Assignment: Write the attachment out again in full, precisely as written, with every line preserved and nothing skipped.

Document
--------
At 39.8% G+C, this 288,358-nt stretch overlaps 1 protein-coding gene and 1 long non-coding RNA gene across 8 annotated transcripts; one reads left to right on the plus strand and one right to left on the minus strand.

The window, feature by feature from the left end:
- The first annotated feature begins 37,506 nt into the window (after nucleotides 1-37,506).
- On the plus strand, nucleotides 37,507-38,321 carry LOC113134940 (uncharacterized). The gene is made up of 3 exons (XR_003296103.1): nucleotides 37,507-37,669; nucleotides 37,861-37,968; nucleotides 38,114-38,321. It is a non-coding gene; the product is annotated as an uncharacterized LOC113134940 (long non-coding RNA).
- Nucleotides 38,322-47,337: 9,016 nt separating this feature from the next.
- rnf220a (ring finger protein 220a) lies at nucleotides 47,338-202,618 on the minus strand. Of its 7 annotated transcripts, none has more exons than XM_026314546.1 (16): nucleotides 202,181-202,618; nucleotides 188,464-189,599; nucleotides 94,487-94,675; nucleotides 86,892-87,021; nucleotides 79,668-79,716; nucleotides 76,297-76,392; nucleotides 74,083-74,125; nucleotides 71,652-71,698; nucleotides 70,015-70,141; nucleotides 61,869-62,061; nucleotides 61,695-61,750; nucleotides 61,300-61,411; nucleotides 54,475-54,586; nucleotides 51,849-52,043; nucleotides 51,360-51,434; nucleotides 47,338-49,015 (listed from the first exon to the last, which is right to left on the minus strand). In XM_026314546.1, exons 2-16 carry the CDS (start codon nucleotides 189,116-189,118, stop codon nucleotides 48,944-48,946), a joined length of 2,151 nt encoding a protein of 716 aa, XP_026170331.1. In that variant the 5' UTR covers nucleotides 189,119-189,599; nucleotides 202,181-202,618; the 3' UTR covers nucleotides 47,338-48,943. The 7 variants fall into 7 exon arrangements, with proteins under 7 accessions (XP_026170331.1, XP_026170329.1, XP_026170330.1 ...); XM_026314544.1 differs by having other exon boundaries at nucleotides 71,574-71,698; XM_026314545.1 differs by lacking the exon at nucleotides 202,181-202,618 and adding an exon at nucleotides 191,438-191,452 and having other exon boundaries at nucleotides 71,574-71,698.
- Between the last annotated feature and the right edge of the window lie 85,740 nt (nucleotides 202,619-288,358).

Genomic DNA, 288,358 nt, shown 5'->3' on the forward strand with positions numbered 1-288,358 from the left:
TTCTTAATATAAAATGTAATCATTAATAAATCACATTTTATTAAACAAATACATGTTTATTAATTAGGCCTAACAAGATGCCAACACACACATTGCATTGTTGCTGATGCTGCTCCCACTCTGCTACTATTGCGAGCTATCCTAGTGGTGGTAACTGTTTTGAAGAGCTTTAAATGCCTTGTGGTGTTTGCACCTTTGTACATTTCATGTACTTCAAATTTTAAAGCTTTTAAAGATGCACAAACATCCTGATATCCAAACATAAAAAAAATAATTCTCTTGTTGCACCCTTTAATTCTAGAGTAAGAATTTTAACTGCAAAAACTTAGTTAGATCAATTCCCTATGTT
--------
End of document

At 39.8% G+C, this 288,358-nt stretch overlaps 1 protein-coding gene and 1 long non-coding RNA gene across 8 annotated transcripts; one reads left to right on the plus strand and one right to left on the minus strand.

The window, feature by feature from the left end:
- The first annotated feature begins 37,506 nt into the window (after nucleotides 1-37,506).
- On the plus strand, nucleotides 37,507-38,321 carry LOC113134940 (uncharacterized). The gene is made up of 3 exons (XR_003296103.1): nucleotides 37,507-37,669; nucleotides 37,861-37,968; nucleotides 38,114-38,321. It is a non-coding gene; the product is annotated as an uncharacterized LOC113134940 (long non-coding RNA).
- Nucleotides 38,322-47,337: 9,016 nt separating this feature from the next.
- rnf220a (ring finger protein 220a) lies at nucleotides 47,338-202,618 on the minus strand. Of its 7 annotated transcripts, none has more exons than XM_026314546.1 (16): nucleotides 202,181-202,618; nucleotides 188,464-189,599; nucleotides 94,487-94,675; nucleotides 86,892-87,021; nucleotides 79,668-79,716; nucleotides 76,297-76,392; nucleotides 74,083-74,125; nucleotides 71,652-71,698; nucleotides 70,015-70,141; nucleotides 61,869-62,061; nucleotides 61,695-61,750; nucleotides 61,300-61,411; nucleotides 54,475-54,586; nucleotides 51,849-52,043; nucleotides 51,360-51,434; nucleotides 47,338-49,015 (listed from the first exon to the last, which is right to left on the minus strand). In XM_026314546.1, exons 2-16 carry the CDS (start codon nucleotides 189,116-189,118, stop codon nucleotides 48,944-48,946), a joined length of 2,151 nt encoding a protein of 716 aa, XP_026170331.1. In that variant the 5' UTR covers nucleotides 189,119-189,599; nucleotides 202,181-202,618; the 3' UTR covers nucleotides 47,338-48,943. The 7 variants fall into 7 exon arrangements, with proteins under 7 accessions (XP_026170331.1, XP_026170329.1, XP_026170330.1 ...); XM_026314544.1 differs by having other exon boundaries at nucleotides 71,574-71,698; XM_026314545.1 differs by lacking the exon at nucleotides 202,181-202,618 and adding an exon at nucleotides 191,438-191,452 and having other exon boundaries at nucleotides 71,574-71,698.
- Between the last annotated feature and the right edge of the window lie 85,740 nt (nucleotides 202,619-288,358).

Genomic DNA, 288,358 nt, shown 5'->3' on the forward strand with positions numbered 1-288,358 from the left:
TTCTTAATATAAAATGTAATCATTAATAAATCACATTTTATTAAACAAATACATGTTTATTAATTAGGCCTAACAAGATGCCAACACACACATTGCATTGTTGCTGATGCTGCTCCCACTCTGCTACTATTGCGAGCTATCCTAGTGGTGGTAACTGTTTTGAAGAGCTTTAAATGCCTTGTGGTGTTTGCACCTTTGTACATTTCATGTACTTCAAATTTTAAAGCTTTTAAAGATGCACAAACATCCTGATATCCAAACATAAAAAAAATAATTCTCTTGTTGCACCCTTTAATTCTAGAGTAAGAATTTTAACTGCAAAAACTTAGTTAGATCAATTCCCTATGTT